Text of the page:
My subsequent visits to that office will not be like those of a woman carrying a healthy baby. To me, it seems they will be more like counseling than medical appointments. We discussed timing my appointments around the slowest times of day so I wouldn't have to be surrounded by reminders that I'm not like the rest of the women in that waiting room. We discussed that there is no need for a glucose test, a strep test, or any of the like. We discussed delivery options, and how if I chose a vaginal delivery, they would not need to monitor Leila's heart in the process. I was prescribed more medications for anxiety, depression and sleeplessness, medications that would not be so easily handed out if I were carrying a healthy baby. My heart was crumbling, piece by piece, at each reminder that my pregnancy won't be treated like everyone else's. We listened to her heart beat. It was as strong as it ever has been.
Then came the conversation about organ donation. Since being informed of Leila's fate, I have thought a lot about this subject. I have researched and I have come across contradicting articles, some saying anencephalic babies are not suitable donors, and some saying there is hope. There are medical and legal issues that come into play, mostly concerning the definition of "brain dead" and whether anencephalic babies can ever be placed in that category. There are concerns of the properly functioning organs dying as the brain stem begins to cease. In most cases (and there have been few), anencephalic babies who are deemed worthy of donating are placed on life support in order to preserve those organs for the recipient. This would mean our time with her would be less than if we were to let her pass naturally, and this is only if she is born alive. There is still a great possibility of stillbirth. That was a tough bite to swallow. Potentially giving life to another child would mean me letting go of mine sooner, and even so, the chances of her being a suitable donor are slim. I pray that as I wait for my OB to discuss our situation with the Organ Transplant Team at OHSU, that I can find peace in either outcome, knowing Leila could save a life, and also that it just may not be an option. I will keep you all posted as more information comes my way.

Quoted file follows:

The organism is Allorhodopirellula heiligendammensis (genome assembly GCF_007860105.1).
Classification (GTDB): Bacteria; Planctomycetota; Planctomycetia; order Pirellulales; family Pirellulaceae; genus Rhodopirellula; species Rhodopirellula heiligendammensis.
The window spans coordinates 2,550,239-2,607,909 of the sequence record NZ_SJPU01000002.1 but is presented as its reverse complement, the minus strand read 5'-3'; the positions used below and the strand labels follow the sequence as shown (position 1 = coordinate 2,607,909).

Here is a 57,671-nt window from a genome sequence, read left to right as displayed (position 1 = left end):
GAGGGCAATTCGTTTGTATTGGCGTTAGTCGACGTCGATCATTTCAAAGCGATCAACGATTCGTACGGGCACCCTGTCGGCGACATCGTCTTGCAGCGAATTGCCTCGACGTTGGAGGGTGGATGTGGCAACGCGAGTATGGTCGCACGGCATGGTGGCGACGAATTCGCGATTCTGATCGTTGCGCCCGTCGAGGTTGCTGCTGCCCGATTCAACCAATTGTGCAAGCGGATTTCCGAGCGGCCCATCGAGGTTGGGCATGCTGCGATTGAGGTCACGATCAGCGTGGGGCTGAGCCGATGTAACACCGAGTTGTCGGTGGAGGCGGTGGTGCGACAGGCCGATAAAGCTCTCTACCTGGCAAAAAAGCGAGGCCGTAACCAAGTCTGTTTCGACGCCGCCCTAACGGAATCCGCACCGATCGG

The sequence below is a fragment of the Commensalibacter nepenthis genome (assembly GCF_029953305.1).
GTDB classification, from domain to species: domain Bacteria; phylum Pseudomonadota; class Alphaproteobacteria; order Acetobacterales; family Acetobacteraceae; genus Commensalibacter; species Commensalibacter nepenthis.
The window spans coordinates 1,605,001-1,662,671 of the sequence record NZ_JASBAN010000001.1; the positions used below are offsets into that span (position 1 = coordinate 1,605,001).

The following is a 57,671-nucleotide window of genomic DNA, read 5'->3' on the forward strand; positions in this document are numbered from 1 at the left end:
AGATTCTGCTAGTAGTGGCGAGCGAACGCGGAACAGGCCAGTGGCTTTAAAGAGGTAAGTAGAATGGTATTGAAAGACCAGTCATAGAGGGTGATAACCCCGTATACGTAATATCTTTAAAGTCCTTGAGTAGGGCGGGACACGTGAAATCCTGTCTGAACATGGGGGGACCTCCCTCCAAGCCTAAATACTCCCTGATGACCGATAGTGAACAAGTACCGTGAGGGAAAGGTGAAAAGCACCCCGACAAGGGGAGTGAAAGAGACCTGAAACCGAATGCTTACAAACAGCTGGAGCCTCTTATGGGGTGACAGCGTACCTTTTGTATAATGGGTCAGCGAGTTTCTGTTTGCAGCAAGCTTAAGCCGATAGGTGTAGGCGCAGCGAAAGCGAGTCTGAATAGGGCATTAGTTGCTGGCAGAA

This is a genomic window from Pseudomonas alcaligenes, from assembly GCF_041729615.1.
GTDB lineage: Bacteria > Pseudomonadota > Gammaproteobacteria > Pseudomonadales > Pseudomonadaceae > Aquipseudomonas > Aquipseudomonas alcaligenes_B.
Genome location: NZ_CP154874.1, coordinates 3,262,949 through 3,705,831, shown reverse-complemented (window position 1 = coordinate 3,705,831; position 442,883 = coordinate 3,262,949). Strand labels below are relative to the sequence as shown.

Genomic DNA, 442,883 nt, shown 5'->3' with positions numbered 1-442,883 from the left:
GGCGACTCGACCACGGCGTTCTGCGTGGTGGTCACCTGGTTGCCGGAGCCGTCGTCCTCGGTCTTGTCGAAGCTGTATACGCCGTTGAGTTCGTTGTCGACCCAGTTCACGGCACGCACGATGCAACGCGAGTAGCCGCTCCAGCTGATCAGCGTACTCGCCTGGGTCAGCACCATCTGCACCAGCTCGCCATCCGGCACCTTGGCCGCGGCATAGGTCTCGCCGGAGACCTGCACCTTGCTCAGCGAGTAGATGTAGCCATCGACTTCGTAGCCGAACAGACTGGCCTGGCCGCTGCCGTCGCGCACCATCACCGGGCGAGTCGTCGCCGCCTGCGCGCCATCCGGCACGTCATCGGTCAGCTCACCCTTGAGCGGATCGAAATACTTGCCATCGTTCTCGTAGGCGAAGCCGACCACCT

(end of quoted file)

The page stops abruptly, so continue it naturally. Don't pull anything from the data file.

As I left the office, rather than anxiety and sadness, I felt surprisingly calm. I realized that although I may not be the "normal" pregnant woman, anticipating her due date with a nursery full of stuffed animals and plush furniture, me and my baby are special. I have something no one else in that office has: I am carrying an angel, and one that could potentially give life after hers is over. To me, she is worth every emotion that I will feel over the next four months, and beyond, and I am thankful every day for the lessons she is teaching me. Lessons about compassion, about understanding, and of unconditional love.